PEP: 219
Title: Stackless Python
Version: $Revision: 745 $
Author: Gordon McMillan <gmcm at>
Status: Draft
Type: Standards Track
Created: 14-Aug-2000
Python-Version: 2.1


    This PEP discusses changes required to core Python in order to
    efficiently support generators, microthreads and coroutines. It is
    related to PEP 220, which describes how Python should be extended
    to support these facilities. The focus of this PEP is strictly on
    the changes required to allow these extensions to work.

    While these PEPs are based on Christian Tismer's Stackless[1]
    implementation, they do not regard Stackless as a reference
    implementation.  Stackless (with an extension module) implements
    continuations, and from continuations one can implement
    coroutines, microthreads (as has been done by Will Ware[2]) and
    generators. But in more that a year, no one has found any other
    productive use of continuations, so there seems to be no demand
    for their support.

    However, Stackless support for continuations is a relatively minor
    piece of the implementation, so one might regard it as "a"
    reference implementation (rather than "the" reference


    Generators and coroutines have been implemented in a number of
    languages in a number of ways. Indeed, Tim Peters has done pure
    Python implementations of generators[3] and coroutines[4] using
    threads (and a thread-based coroutine implementation exists for
    Java). However, the horrendous overhead of a thread-based
    implementation severely limits the usefulness of this approach.

    Microthreads (a.k.a "green" or "user" threads) and coroutines
    involve transfers of control that are difficult to accommodate in
    a language implementation based on a single stack. (Generators can
    be done on a single stack, but they can also be regarded as a very
    simple case of coroutines.)

    Real threads allocate a full-sized stack for each thread of
    control, and this is the major source of overhead. However,
    coroutines and microthreads can be implemented in Python in a way
    that involves almost no overhead.  This PEP, therefor, offers a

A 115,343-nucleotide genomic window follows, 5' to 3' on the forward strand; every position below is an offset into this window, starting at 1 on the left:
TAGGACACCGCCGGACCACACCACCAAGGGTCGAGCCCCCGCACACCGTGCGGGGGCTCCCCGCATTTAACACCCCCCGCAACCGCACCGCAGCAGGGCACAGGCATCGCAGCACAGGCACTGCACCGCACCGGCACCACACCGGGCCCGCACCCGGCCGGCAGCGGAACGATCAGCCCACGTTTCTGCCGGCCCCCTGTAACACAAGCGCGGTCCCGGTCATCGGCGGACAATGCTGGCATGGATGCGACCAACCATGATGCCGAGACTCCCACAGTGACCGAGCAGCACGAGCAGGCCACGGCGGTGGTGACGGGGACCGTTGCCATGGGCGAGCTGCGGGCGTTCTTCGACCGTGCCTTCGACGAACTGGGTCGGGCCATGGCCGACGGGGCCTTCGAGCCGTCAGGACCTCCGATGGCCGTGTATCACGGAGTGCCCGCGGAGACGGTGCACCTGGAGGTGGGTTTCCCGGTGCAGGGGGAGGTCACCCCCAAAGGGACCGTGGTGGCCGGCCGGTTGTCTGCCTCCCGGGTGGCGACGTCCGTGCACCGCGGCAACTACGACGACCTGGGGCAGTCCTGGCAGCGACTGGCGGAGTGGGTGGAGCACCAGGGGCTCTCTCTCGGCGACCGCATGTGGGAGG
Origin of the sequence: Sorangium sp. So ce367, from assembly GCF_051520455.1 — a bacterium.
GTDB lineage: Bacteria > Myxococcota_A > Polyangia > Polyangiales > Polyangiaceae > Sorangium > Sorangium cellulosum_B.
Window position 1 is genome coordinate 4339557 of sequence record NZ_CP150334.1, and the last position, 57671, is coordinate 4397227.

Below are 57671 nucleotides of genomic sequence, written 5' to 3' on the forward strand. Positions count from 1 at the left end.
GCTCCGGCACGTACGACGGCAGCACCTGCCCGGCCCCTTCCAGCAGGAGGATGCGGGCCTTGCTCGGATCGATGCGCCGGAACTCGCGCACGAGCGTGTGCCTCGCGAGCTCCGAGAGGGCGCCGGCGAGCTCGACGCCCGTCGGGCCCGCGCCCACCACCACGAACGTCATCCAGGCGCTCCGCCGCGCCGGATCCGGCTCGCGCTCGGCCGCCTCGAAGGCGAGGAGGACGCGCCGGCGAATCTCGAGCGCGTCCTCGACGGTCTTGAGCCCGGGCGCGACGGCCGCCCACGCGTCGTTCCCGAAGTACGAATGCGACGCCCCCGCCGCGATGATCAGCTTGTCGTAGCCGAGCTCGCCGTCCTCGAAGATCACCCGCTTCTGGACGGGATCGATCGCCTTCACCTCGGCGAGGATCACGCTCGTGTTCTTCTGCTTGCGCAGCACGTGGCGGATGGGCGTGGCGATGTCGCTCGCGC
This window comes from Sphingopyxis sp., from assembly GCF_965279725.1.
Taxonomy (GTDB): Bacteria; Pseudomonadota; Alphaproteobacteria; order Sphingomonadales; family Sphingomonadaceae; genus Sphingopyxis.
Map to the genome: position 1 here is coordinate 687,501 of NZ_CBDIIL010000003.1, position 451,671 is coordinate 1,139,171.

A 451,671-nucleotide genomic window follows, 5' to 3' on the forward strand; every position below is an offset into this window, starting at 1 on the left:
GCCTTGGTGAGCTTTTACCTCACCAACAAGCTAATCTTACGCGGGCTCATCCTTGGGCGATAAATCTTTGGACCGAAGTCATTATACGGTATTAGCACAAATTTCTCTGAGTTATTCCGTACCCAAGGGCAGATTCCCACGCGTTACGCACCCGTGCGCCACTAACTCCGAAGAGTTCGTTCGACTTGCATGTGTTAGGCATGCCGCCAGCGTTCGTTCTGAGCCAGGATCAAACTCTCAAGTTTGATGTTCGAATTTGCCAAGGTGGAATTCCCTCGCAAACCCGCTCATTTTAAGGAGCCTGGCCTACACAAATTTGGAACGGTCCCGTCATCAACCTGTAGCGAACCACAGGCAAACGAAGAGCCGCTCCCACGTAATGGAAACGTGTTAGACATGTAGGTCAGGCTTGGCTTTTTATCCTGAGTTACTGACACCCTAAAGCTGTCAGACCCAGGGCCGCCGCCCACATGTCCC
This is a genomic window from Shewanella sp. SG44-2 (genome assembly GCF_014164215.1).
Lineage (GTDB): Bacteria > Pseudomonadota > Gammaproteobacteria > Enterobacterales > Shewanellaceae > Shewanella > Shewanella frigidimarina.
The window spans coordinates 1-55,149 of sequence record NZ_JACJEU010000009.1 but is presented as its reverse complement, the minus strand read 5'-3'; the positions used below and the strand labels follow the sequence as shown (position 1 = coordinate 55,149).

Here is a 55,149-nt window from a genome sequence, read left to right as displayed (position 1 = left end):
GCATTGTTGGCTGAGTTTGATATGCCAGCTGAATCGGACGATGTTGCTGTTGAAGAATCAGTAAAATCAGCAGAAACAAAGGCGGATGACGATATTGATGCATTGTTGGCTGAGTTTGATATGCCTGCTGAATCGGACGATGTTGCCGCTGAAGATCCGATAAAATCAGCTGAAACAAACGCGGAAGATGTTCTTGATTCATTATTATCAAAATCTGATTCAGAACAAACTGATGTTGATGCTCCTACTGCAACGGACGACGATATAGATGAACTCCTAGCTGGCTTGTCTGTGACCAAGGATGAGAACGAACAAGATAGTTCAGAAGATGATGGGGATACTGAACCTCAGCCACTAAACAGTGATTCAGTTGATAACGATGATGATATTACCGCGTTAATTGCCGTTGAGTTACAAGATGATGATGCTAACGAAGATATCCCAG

way for making Python able to realistically manage thousands of
    separate "threads" of activity (vs. todays limit of perhaps dozens
    of separate threads of activity).

    Another justification for this PEP (explored in PEP 220) is that
    coroutines and generators often allow a more direct expression of
    an algorithm than is possible in today's Python.


    The first thing to note is that Python, while it mingles
    interpreter data (normal C stack usage) with Python data (the
    state of the interpreted program) on the stack, the two are
    logically separate. They just happen to use the same stack.

    A real thread gets something approaching a process-sized stack
    because the implementation has no way of knowing how much stack
    space the thread will require. The stack space required for an
    individual frame is likely to be reasonable, but stack switching
    is an arcane and non-portable process, not supported by C.

    Once Python stops putting Python data on the C stack, however,
    stack switching becomes easy.

    The fundamental approach of the PEP is based on these two
    ideas. First, separate C's stack usage from Python's stack
    usage. Secondly, associate with each frame enough stack space to
    handle that frame's execution.

    In the normal usage, Stackless Python has a normal stack
    structure, except that it is broken into chunks. But in the
    presence of a coroutine / microthread extension, this same
    mechanism supports a stack with a tree structure.  That is, an
    extension can support transfers of control between frames outside
    the normal "call / return" path.


    The major difficulty with this approach is C calling Python. The
    problem is that the C stack now holds a nested execution of the
    byte-code interpreter. In that situation, a coroutine /
    microthread extension cannot be permitted to transfer control to a